The pine forest is anything but silent. Swarms of school-aged children flap their skinny arms as they run swooping around trees. They’re squawking, tweeting and trilling complex birdsongs. One dashes at me from behind a bush. “Who are you?” he hoots, owl-like.
“Katharine,” I stammer.
“No, not your human name, your made-up bird name,” he says. “I’m an American dipper.”
A group fluttering about in a circle shout, “We’re Bald Red-Tailed Owls.”
Another kid pops out from behind a tree. Dressed in black and scowling, he screams, “And I’m a Millennium Falcon.”
This is bird camp. A week of games, skits, nature hikes and sing-songs for 15 junior birders to enrich their appreciation and understanding of the feathered world. It’s early July and this is only the first summer camp of a series offered by nature-wizards Erin Nicolardi and Emily Payne, co-founders of Rivers to Ridges, a Whitehorse-based outdoor experiential learning program for young kids. They’re flanked by superstar co-instructors: Kester Reid, a tall Scotsman dressed like a park ranger with a vast resume that includes teaching and learning in the Amazon, and Matteo Friesen, a frisky, twinkle-eyed teacher from Sechelt, B.C.
Each child is part of a bird family with its own distinctive birdcall. “Too-woot, too-woot,” bellows one kid hiding behind a soapberry bush. “Chirp-a-chirp, Chirp-a-chirp,” screams another. All the while, the Millennium Falcon whooshes around. The four teachers sprint towards them, claws outstretched, playing the cats in this game of tag.
The game’s over and they form a seated circle on the soft pine needles. The children are still twitching and chattering. “If you can hear me, put your wings on your head,” Nicolardi commands. “Put your wings on your ears. Put your wings on your belly.” They do as they are told and stare up at her. “So how did that go?” she asks. “Did the birds in your family do anything to help each other out?”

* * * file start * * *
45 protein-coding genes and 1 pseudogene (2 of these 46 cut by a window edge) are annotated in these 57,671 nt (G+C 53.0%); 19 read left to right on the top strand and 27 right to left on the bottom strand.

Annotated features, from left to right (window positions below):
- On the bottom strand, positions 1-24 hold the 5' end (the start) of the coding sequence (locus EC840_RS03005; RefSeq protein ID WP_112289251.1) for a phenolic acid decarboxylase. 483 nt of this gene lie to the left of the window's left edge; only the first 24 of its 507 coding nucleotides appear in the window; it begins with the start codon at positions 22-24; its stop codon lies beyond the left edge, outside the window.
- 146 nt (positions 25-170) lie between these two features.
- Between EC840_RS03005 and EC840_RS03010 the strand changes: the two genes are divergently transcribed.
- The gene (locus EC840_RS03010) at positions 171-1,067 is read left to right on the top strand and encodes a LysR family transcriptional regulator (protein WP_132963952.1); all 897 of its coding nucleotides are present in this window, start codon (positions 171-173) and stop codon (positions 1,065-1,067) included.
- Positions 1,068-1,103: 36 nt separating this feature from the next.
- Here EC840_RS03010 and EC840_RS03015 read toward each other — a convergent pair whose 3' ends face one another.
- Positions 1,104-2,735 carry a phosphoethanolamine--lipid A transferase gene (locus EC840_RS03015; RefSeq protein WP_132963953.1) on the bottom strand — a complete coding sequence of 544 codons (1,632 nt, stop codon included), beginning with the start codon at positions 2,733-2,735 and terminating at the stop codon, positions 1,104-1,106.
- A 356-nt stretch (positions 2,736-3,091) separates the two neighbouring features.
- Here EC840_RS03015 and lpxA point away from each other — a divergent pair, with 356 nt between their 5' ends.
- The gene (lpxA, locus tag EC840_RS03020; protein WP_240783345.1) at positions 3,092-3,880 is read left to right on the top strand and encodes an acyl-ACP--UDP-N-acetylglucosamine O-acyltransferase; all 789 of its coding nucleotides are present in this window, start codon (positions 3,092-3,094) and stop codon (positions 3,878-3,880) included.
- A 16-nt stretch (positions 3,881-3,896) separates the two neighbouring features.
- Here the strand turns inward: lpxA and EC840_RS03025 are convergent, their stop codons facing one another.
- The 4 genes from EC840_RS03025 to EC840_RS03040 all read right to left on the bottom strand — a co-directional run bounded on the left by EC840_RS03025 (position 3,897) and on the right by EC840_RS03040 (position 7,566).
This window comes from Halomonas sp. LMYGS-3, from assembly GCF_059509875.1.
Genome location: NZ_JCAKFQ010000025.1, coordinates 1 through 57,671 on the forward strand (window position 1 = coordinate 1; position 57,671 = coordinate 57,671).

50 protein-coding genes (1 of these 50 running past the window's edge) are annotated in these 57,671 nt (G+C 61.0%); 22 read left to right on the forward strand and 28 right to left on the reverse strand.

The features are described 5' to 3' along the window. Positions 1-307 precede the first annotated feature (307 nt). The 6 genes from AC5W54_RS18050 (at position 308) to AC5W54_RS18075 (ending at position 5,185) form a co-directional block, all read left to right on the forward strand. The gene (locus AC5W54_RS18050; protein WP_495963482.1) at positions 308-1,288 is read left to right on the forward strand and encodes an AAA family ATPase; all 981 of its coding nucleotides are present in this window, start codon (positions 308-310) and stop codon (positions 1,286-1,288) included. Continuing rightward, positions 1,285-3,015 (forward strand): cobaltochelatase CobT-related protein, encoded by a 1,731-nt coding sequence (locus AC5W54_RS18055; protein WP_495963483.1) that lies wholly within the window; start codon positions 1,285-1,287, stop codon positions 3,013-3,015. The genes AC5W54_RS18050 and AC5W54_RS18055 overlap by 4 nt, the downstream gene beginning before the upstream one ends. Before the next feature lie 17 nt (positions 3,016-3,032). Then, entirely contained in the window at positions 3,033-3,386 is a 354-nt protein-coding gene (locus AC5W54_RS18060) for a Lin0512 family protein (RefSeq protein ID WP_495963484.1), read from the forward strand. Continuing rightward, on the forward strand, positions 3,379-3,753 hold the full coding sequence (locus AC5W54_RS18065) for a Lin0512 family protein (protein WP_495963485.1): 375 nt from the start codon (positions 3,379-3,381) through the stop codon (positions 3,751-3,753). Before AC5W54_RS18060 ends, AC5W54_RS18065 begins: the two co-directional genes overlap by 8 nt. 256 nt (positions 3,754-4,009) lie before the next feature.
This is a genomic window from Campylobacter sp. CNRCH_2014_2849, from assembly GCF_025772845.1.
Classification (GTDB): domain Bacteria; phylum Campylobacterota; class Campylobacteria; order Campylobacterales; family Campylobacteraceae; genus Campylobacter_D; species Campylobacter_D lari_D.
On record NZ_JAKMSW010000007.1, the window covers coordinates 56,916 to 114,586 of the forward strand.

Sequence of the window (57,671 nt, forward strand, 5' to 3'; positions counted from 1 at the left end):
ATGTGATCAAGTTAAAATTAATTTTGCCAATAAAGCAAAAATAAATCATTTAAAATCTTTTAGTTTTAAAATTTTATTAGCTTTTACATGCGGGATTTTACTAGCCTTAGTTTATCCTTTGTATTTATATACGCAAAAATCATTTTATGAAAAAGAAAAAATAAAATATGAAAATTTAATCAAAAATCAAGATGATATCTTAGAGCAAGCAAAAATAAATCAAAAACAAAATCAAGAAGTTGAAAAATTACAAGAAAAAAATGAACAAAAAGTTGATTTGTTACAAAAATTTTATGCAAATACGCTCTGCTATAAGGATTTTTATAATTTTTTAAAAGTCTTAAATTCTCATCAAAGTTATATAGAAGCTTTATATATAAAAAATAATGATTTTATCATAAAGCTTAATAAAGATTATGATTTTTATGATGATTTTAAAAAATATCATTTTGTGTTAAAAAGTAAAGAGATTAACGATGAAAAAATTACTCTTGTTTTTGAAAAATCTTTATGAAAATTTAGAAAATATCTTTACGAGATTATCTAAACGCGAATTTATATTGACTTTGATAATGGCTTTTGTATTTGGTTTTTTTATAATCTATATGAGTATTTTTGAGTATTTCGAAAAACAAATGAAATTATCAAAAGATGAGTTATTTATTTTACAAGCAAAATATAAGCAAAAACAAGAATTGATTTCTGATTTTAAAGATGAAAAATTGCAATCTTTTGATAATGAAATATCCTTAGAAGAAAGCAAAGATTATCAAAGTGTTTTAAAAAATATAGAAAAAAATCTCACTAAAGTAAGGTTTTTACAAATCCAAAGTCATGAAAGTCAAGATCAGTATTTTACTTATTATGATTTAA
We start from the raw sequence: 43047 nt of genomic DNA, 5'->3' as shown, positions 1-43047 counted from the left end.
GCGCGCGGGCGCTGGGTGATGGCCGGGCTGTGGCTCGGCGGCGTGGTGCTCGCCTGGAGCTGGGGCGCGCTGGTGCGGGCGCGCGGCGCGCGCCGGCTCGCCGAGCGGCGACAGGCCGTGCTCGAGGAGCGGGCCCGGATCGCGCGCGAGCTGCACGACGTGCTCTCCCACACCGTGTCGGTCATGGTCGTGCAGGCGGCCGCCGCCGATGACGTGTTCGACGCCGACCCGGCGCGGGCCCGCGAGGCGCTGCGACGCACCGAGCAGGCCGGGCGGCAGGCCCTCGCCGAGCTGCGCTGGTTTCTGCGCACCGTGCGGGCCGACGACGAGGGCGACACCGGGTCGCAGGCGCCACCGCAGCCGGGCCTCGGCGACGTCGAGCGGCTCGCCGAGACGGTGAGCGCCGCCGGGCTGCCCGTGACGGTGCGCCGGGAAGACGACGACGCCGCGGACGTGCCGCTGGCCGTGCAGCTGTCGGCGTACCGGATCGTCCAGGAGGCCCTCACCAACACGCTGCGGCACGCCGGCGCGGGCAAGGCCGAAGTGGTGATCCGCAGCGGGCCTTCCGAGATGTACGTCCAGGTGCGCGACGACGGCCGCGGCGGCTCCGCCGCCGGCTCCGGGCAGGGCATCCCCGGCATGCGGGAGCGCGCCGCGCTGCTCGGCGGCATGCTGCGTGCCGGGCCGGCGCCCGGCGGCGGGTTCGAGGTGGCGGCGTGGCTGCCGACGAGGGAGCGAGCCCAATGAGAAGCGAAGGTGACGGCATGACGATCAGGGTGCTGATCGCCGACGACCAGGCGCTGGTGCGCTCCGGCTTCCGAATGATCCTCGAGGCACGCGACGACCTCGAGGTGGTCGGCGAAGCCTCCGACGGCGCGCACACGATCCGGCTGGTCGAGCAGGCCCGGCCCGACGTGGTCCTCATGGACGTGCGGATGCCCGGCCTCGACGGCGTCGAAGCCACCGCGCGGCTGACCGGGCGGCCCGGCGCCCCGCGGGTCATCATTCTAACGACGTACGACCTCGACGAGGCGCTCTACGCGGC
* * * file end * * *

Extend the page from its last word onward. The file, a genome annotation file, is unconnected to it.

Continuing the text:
The kids fidget and squirm. One squats and rocks back and forth on her rubber boots. Another is sitting cross-legged but flapping his knees. Like songbirds in the forest, it’s nearly impossible to catch one of them sitting still.
“I would try to listen for other birdcalls to hear if there was trouble nearby,” says one kid.
“We split up,” says another.
“Sometimes I would do this to the cat,” says a boy in the front, making a fart noise.
Reid leads the kids over to another, more open space in the forest. The children flock along behind him, clapping and singing as they march. “Birdsong, feather and bone, down to the river, bring us home,” the song is hypnotic, chant-like. “Wolf and raven in my soul, in my soul, huh.”
The kids feast on the typical lunch-box fare of granola bars, packaged cheeses and carrot sticks like ravens wolfing down food scraps outside a dumpster.
While they eat, the four instructors put on a performance for the students. It’s called Bird Language in Five Acts. “There are two scenes to each act,” says Reid in his Scottish accent. “The first we will see in bird language. In the second we’ll run through it again with English translation.” With Reid as the MC, the other three instructors take to the pine needle stage, acting out a variety of scenarios. The four grown adults peck the ground for food, flap imaginary wings, sing happy melodies, even tussle in a mate-and-territory battle. The kids are enthralled.
In the last act, the birds are flitting around the forest when they suddenly begin to chirp loudly in alarm. In the English translation, they shout, “Danger! Danger! Look out!” One bird, played by Payne, is distracted while the two other birds fall utterly silent. A cat, played by Friesen, leaps from the shadow and kills Payne the bird.
“What happens if one bird does not hear?” Reid asks.
“It dies,” the kids shout together.
“If you hear the forest go deadly silent where once there were birds singing and chirping, there is most definitely a
predator nearby,” warns Reid with a stern gaze.
The kids clearly aren’t just learning about birds, but how to be more observant in the forest—to see, feel, hear and smell what’s going on around them. And for one week, they get to see the world through beady unblinking eyes enough to connect with their own inner bird ways.
It’s already worked with me. After just one half-day at bird camp, I have become the Blue Jeans Heron, a long-legged bird that stands perfectly still for hours and just watches.